5 ★ STAR GP 2015
August 23, 2015
Tokyo Korakuen Hall – Tokyo, Japan
The FIVE STAR GP for Stardom has begun! The FIVE STAR GP is a round-robin block tournament, similar to the G1 Climax but spread over a lot more time (and with far less wrestlers). But it is the usual layout — each wrestler faces off against everyone in their Block, and then the two Block winners face each other to crown the tournament champion. Io Shirai won the tournament last year, so she is the defending champion. All tournament matches have a 15 minute time limit.
Let’s hop to the action.
Azumi vs. Momo Watanabe
This is labeled as a kid’s fight, and it is exactly as it sounds as they are literally children. Azumi is 12 years old, while Watanabe is only 15 even though she has ‘graduated’ to the main roster. It is not unusual in Joshi for wrestlers to start before they are 18, never has been, with Ice Ribbon in the past being the best known for using underage wrestlers. They may be young but I can assure you they are well-trained, Azumi is more smooth than a lot of wrestlers I can think of off the top of my head. This is the only non-tournament match on the card and is just a way to warm up the crowd.
They start off with some arm work, Watanabe gets the cross armbreaker applied but Azumi gets to the ropes. Back up, strikes by Azumi and she hits a tilt-a-whirl into a standing submission. Snap vertical suplex by Azumi and she covers Watanabe for two. Dropkick by Watanabe and she hits rolling vertical suplexes with the last having a bridge for a two count. Somato attempt by Watanabe but Azumi reverses the cover into her own two count. Watanabe hits another Somato, and this time she holds down Azumi for three!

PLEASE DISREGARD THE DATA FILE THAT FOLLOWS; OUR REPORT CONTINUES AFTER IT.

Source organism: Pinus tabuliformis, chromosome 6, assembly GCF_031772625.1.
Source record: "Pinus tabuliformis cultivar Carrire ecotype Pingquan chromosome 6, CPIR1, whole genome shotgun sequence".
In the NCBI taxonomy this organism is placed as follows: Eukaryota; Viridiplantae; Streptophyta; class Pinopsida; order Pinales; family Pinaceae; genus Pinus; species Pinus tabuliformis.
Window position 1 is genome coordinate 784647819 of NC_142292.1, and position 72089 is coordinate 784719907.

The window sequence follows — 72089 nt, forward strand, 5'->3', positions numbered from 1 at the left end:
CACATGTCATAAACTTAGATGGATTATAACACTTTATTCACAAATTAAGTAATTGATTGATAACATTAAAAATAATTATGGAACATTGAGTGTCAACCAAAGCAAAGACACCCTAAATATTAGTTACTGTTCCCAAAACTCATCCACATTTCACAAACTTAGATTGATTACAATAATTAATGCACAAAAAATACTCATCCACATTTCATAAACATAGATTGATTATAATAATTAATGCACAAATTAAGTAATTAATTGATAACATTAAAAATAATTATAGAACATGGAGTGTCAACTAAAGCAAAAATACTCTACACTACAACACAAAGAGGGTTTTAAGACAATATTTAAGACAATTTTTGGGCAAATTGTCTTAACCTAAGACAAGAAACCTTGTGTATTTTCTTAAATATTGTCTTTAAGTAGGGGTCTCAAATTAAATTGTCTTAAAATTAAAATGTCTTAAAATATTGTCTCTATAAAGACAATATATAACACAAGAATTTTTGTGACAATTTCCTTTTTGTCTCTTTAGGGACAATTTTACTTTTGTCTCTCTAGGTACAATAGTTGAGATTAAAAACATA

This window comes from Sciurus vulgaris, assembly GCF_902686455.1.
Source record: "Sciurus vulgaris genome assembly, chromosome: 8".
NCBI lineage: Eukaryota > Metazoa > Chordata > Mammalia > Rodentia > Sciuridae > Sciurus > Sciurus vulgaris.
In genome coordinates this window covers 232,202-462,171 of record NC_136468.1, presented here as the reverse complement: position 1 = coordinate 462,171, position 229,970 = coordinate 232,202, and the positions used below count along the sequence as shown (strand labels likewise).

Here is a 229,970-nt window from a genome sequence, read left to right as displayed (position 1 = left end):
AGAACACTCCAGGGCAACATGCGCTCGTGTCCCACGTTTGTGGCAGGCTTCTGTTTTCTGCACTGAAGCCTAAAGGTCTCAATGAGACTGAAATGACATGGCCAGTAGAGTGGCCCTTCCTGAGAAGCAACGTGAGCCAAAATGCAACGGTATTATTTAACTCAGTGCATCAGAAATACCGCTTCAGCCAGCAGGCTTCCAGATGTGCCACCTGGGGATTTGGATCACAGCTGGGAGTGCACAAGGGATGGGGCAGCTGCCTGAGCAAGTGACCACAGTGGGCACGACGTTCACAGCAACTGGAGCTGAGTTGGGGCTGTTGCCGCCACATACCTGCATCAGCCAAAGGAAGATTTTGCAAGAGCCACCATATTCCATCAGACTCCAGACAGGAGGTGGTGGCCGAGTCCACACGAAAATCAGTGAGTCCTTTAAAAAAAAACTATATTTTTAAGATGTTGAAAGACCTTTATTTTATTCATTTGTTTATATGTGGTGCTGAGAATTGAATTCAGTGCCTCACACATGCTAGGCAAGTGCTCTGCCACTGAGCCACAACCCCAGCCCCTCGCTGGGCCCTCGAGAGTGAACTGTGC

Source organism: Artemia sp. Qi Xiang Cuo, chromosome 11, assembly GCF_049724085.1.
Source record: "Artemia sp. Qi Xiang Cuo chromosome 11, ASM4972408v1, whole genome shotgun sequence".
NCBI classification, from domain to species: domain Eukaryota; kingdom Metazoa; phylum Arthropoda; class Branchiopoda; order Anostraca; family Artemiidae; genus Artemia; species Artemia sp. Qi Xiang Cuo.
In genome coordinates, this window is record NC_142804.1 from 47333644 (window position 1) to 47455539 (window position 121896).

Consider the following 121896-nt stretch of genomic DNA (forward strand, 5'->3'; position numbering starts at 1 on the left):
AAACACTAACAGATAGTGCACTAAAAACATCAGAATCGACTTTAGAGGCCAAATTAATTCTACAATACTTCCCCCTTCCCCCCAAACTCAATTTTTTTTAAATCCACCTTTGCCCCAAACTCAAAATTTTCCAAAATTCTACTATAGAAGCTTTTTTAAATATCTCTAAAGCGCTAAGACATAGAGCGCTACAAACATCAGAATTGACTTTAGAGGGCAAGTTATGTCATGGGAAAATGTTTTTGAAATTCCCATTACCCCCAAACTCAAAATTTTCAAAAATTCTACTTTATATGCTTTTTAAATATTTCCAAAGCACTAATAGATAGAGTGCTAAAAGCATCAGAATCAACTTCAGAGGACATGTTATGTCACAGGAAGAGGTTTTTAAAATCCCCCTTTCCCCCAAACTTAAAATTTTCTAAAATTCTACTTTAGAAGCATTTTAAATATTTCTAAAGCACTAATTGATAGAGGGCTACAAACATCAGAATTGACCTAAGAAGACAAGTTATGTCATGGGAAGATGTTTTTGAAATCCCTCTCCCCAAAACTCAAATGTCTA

This was not only clipped but short in the first place, so this was a non-match. Maybe interesting if you want to see the future potential stars of Stardom but that is about it.
Kris Wolf vs. La Rosa Negra
This is the first match in the 5 STAR GP! Wolf debuted in Stardom about a year ago, and since then has seen moderate success although she has yet to win any titles. This is Negra’s first match in Stardom, and is a veteran of the American indy scene. In the past few years as she has wrestled in SHINE, RPW, and NWA as well as in Puerto Rico. Remember the rest of the matches on this card have a 15 minute time limit.
They tussle around to begin things and end up on the mat, Negra gets a headlock applied and she hits a shoulderblock. Wolf hits a tilt-a-whirl slam and dropkicks Negra before kicking her in the chest. Wolf boots Negra in the face but Negra returns the favor and rams Wolf’s head into the turnbuckle. Negra chops Wolf in the chest but Wolf chops her back. Negra picks up Wolf and drives her into the corner multiple times before slamming her to the mat for a two count. Irish whip by Negra and she hits a Samoan Drop, they get back on their feet and go off the ropes, colliding into each other. Wolf and Negra trade slaps, Wolf throws Negra into the corner and she hits a jumping knee. Face crusher by Wolf, she goes to the second turnbuckle and hits a diving double knee for a two count. Powerslam by Negra, she goes up top and delivers a Frog Splash for a three count! Negra gets two points in the Grand Prix.
This was a decent undercard match and a good introduction for Negra for the Stardom crowd. It was slightly clipped here and there which may explain some of the shady transitions. Wolf has a lot of spunk so she rarely has a bad match and Negra hit her moves smoothly. Nothing earth shattering but perfectly acceptable wrestling.
Haruka Kato vs. Queen Maya
Queen Maya is unknown to most fans in the United States and Japan, however she has had a long and successful career in Italian Championship Wrestling where she has held multiple titles. Kato on the other hand was not scheduled for the tournament at all, but Reo Hazuki had to pull out at the last minute due to a personal issue. Which means poor little Kato steps right into the fire with a match against a 6’3″ wrestler, which doesn’t sound like an ideal situation for her.